British diplomats on Castro, 1959-1963: in the global spotlight

In January 1959 the staff at the British Embassy in Havana were adjusting to their new hosts, the Cuban revolutionary government. Though headed by President Urrutia there was little doubt for the Embassy, as it was put in a despatch just over a week into the new era, that Fidel Castro would be ‘for some time to come the real power behind the throne’. In the same despatch appears the following speculation on the Cuban leader:

Photograph of Fidel Castro at the Military Air Transport Service terminal in Washington DC, 1959

Fidel Castro at the Military Air Transport Service terminal in Washington DC, 1959 (Photo: Library of Congress, Prints & Photographs Division, U.S. News & World Report Magazine Collection, [LC-DIG-ppmsc-03256])

‘He is undoubtedly a man of enormous energy and great powers of leadership, but he is impulsive and has no experience of government. It remains therefore an open question whether he has the qualities necessary to weld into a coherent whole the discordant elements which have hitherto supported him and to give the country an administration both efficient and democratic.’ (FO 371/139398)

From this point onwards scrutiny of Castro intensified exponentially. For the past couple of years, while he led his guerrilla army in the eastern mountains, the Embassy had been reliant on scraps of information picked up through the grapevine and unreliable press reports for their assessments of him. Now they, like everyone else, had a direct window on the man with whom they were to do business in Cuba.

With events unfolding at a furious pace over the next couple of years and a Cuban government at times hostile to western diplomats, direct access to him in the form of interviews and meetings was hard to come by for the British. Nevertheless, impressions of this ‘exhibitionist’, as the British Ambassador would later identify him, were much easier to gain now that he occupied centre stage, seemingly relishing the limelight and making frequent and relentlessly long public speeches.

The focus of reports on Castro sent back to the Foreign Office from 1959, therefore, expanded to include constant references and detailed critiques of his personal character. His ideological beliefs remained somewhat unclear but analyses of his political character become increasingly laced with anxiety that he may be a communist in sheep’s clothing – a fear felt even more acutely by the Americans (conversations with whom are recorded in much Foreign Office correspondence on Cuba from this time).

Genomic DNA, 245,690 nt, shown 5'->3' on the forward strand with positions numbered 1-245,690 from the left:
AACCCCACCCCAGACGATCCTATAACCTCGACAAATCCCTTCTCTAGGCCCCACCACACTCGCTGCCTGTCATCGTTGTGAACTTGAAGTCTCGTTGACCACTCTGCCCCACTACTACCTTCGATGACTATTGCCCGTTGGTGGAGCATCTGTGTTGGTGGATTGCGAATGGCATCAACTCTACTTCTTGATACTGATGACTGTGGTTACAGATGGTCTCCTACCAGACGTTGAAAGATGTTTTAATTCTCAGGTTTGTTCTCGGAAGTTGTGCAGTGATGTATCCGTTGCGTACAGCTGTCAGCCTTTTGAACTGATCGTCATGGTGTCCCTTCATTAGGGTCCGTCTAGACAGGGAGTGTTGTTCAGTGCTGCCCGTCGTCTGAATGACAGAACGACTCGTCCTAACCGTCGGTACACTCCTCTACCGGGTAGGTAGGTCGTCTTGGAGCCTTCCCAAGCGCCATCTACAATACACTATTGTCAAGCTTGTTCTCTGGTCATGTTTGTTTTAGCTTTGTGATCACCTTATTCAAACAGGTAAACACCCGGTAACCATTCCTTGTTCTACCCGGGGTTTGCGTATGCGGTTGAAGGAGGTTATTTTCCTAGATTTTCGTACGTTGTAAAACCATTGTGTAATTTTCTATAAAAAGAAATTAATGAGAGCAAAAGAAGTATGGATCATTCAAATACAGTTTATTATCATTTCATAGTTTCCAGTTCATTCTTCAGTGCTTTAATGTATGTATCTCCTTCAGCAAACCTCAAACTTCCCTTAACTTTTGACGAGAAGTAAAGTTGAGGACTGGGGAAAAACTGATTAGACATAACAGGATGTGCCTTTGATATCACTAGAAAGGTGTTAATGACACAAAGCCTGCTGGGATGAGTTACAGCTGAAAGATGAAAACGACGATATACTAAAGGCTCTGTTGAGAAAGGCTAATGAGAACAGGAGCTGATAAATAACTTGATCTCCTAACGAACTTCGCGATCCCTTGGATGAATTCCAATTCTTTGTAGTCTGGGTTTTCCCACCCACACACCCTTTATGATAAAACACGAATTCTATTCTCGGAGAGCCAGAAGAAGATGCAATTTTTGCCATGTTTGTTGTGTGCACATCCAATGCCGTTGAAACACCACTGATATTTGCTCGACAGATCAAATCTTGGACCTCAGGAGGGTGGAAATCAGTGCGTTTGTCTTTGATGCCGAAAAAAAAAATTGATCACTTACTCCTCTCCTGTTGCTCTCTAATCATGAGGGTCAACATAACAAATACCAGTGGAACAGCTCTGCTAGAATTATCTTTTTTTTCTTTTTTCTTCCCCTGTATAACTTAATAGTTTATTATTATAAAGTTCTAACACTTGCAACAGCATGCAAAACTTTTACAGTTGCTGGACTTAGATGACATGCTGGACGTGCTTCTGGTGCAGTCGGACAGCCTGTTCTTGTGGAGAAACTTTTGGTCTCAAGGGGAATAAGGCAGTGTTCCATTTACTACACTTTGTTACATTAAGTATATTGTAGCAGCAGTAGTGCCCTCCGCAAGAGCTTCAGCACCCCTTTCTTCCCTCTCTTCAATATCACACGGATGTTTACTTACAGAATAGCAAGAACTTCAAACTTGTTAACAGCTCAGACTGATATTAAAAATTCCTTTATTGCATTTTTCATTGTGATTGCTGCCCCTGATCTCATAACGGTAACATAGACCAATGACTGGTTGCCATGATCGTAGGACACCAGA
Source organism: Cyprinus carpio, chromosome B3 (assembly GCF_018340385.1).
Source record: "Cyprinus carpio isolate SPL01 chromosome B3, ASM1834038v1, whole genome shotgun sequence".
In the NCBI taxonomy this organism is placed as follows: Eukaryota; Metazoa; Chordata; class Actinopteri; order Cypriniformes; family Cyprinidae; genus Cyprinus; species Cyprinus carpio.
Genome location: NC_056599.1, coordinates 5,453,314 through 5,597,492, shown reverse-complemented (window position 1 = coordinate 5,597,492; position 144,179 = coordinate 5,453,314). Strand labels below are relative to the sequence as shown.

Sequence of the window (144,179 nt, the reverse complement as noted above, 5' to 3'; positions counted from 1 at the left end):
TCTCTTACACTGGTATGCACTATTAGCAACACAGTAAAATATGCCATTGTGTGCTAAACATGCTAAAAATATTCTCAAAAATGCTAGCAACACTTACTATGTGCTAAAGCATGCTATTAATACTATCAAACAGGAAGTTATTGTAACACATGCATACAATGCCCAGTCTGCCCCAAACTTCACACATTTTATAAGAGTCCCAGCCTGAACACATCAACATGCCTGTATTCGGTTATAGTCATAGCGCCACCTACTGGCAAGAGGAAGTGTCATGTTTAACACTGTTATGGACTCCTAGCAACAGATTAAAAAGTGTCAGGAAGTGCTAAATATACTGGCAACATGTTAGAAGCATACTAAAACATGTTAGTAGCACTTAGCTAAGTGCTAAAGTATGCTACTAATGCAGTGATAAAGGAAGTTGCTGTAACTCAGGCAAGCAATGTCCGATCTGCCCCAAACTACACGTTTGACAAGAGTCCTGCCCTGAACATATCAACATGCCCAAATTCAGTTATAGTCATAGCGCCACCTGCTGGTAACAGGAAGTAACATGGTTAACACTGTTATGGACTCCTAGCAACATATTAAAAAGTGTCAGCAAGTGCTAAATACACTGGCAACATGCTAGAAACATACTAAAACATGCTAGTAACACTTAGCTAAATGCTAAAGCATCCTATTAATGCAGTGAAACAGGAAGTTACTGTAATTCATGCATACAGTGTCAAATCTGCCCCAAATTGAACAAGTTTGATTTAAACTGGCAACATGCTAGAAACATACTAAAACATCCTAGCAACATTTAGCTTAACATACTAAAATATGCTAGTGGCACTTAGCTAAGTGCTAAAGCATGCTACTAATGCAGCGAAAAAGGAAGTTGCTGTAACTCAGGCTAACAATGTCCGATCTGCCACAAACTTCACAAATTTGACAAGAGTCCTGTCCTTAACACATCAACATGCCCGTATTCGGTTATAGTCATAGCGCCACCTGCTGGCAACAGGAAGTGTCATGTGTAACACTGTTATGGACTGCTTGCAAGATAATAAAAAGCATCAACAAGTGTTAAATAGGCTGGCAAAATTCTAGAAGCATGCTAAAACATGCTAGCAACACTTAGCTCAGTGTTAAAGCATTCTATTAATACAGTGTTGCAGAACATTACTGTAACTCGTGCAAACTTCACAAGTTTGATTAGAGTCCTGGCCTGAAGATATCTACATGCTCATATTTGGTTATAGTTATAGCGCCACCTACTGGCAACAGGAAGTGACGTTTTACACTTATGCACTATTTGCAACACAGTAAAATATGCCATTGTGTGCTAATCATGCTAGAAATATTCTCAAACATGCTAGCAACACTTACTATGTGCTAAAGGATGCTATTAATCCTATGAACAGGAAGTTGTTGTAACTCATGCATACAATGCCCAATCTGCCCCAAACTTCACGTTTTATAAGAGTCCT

From anti-communist to anti-American

In February 1959 Castro took up the post of Prime Minister (he did not become President of Cuba until 1976). His first visit to the US in his new role came shortly afterwards, in April, in which he sought to promote trade between the two countries – the whole visit conducted in his trademark olive green military fatigues. This initial courting of the Americans, which caused a flurry of reporting, included flat denials that he was a communist, as David Muirhead, British consul at the Embassy in Washington, recounted:

‘Castro’s remarks about communist influence in his regime and Cuba’s foreign policy were not always easy to understand, but he seems to have become increasingly outspoken on this; his strongest remarks on this were made during his visit to the United Nations on April 22 when he informed correspondents that “communism has no place in democratic ideals”.’ (FO 371/139421)

In the same report, Muirhead judges Castro to have done ‘a good public relations job’ on his US visit and goes on to say that the Embassy ‘would judge that there is now a disposition here to give Castro the benefit of the doubt.’

Whatever the truth in this evaluation, relations between the US and Cuba, strained by mutual suspicions and paranoid judgements on both sides, quickly soured following Castro’s return to his homeland. British diplomats report on an increasing anti-Americanism in Castro’s pronouncements over the coming months, which they generally consider crude and full of hyperbole – though the Foreign Office acknowledge of the Americans that ‘As we ourselves have found elsewhere, it is hard to be objective in one’s own back yard’ (FO 371/139421).

There are many references in correspondence sent from the Havana Embassy to Castro’s unpredictability and the intensely passionate, apparently uncontrollable, side to the man. One of the most damning judgments on this side of his personality appears in a report from P. R. Oliver, First Secretary at the Embassy, who describes a speech delivered by the Cuban Prime Minister in July 1959:

‘Even more significant than the vituperative phrases themselves was Castro’s manner of uttering them. I had not seen Castro on television for some weeks previously, and I was frankly appalled at his demeanor [sic]. The ranting demogogy [sic] and gesticulations were still there, more pronounced than ever; so was the hoarse impassioned voice. But it did seem to me that there were sinister overtones of a frenzy almost amounting to paranoia. The whole thing was unpleasantly reminiscent of Hitler.’ (FO 371/139421)

Despite this alarming portrayal, British representatives tended to paint Castro as a complicated, compelling and erratic character and steered away from describing him as a monster. At the end of that same July, Stanley Fordham, the Ambassador between 1956 and 1960, sent this description as part of the annual ‘Leading personalities in Cuba’ report:

‘A tall, powerfully-built man, Castro, particularly with his beard, is a striking figure. Although not strictly speaking a Communist, his ideas are extremely radical and he has introduced many far reaching measures of social and economic reform. Probably sincere in his concern for the underprivileged, but inexperienced, impetuous, intolerant of criticism and over-loquacious. Undoubtedly one of the most remarkable characters for many years to appear on the Latin American scene; but it as yet impossible to predict whether his influence thereon will be good or bad.’ (FO 371/139397)